With Lomax away, the field is clear for Naylor to creep aboard the narrowboat where Andrea is sleeping, douse her bedclothes in petrol and then wake her up – all the time rattling his box of matches in a menacing fashion. Michael Feast would always do you a nice line in unhinged types and he doesn’t disappoint today – playing off against Lindsay Duncan in this key scene very well. The moment when an apparently satisfied Naylor leaves Andrea (only to casually throw a lighted match towards her) is quite a jolting one.
A shaken Andrea, recovering in hospital with burns that thankfully aren’t too serious, is visited by a concerned Lomax but as soon as he leaves her room up pops Naylor to taunt her again. That’s a slight story contrivance but I think we can let it go.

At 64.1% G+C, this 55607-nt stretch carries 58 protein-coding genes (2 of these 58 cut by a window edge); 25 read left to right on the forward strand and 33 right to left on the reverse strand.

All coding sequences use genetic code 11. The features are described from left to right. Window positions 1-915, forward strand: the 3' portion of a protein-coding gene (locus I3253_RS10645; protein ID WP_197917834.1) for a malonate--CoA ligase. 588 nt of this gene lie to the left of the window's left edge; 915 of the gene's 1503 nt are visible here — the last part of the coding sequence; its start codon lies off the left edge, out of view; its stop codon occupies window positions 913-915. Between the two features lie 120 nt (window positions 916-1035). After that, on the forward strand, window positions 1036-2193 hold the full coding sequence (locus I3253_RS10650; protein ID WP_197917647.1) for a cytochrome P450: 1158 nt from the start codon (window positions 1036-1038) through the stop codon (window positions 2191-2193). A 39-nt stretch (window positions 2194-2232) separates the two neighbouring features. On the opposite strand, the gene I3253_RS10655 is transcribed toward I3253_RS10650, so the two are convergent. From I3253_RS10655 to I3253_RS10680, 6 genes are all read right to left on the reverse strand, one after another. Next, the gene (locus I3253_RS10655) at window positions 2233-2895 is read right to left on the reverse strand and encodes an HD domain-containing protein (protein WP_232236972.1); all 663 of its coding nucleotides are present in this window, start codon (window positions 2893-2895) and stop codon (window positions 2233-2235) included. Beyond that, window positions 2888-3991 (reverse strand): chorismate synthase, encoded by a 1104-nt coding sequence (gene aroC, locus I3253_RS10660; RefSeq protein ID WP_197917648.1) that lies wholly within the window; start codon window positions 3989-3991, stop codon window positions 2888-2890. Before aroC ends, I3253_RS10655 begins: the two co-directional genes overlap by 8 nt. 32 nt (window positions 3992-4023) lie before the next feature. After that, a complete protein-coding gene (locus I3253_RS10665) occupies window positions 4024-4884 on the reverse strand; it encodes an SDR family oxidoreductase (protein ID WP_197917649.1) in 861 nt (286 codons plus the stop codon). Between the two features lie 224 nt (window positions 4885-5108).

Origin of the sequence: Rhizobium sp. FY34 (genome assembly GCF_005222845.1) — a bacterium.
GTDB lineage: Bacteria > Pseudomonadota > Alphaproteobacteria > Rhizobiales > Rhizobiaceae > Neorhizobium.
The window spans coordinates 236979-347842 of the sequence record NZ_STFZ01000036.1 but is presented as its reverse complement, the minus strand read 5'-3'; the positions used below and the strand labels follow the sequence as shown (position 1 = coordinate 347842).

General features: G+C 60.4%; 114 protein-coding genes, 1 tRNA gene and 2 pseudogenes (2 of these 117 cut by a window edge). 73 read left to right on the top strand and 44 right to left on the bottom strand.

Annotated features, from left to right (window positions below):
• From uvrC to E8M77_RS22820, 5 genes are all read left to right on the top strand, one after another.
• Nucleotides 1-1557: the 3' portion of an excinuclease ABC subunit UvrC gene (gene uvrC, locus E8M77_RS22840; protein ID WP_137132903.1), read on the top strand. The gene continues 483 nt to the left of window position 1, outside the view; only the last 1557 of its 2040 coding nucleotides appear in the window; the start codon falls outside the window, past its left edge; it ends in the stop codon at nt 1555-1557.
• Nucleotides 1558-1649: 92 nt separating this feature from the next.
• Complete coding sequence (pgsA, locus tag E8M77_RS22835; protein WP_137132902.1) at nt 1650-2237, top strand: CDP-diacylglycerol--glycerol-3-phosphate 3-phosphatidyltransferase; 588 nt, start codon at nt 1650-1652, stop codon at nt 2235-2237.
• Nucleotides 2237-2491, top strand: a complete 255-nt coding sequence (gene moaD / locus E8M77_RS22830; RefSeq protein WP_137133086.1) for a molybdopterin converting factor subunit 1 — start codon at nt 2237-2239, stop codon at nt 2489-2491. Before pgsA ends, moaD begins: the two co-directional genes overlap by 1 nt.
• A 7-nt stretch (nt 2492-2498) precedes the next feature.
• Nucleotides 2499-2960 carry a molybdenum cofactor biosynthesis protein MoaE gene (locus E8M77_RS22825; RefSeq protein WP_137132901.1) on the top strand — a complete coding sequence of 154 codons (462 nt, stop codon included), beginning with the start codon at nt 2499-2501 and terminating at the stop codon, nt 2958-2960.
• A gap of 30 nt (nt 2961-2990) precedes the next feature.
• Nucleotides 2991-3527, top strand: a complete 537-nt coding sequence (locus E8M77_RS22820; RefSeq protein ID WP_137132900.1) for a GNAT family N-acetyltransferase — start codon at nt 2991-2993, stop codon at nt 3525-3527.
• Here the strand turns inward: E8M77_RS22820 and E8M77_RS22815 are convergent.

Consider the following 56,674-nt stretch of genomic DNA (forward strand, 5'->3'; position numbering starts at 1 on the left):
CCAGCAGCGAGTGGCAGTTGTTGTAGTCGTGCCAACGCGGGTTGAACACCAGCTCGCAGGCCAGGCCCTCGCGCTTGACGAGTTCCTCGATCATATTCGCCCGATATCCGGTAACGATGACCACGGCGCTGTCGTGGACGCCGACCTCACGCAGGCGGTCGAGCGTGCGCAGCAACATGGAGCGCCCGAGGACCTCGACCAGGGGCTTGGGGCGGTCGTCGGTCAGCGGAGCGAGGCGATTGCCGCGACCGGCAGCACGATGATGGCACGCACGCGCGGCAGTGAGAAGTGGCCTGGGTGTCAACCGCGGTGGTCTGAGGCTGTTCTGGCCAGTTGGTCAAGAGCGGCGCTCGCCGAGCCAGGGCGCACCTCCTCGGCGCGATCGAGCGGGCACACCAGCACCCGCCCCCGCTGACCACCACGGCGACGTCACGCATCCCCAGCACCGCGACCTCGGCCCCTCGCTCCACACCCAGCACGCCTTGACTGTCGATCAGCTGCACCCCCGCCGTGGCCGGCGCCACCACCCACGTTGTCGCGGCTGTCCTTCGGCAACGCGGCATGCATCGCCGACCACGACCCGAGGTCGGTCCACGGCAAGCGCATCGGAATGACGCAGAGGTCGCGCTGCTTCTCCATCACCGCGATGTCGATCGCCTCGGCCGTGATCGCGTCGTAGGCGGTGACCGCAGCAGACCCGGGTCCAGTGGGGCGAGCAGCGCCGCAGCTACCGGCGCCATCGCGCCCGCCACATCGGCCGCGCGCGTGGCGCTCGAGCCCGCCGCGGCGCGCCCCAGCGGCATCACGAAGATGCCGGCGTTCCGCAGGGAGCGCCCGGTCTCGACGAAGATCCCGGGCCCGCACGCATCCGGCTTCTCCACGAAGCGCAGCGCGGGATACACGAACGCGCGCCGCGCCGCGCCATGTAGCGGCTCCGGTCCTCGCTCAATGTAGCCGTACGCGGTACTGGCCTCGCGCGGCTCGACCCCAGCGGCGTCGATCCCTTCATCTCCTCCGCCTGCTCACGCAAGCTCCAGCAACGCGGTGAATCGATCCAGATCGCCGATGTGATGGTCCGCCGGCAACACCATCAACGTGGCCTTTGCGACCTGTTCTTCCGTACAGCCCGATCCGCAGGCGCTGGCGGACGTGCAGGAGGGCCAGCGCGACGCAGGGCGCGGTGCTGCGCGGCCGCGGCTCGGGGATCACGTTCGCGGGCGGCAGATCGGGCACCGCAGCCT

So far the episode has kept Lomax and Naylor apart – he searches, but fails to find him, in the hospital – but eventually of course they have to meet. And then things go the way you’d expect with Naylor proving to be no match (ahem, no pun intended) for the remorseless Lomax. Which, as touched upon before, is the episode’s main flaw – had Naylor contrived a way to get Lomax out of the way so he could deliberately target Andrea then that might have just tightened things up.
That’s only a minor quibble though, as The Collector is another strong episode which doesn’t feel padded.
It’s the end of the line for Lomax and Andrea though, as she decides that his life is just too dangerous for her. So he loads up the narrowboat and sets course for a new destination ….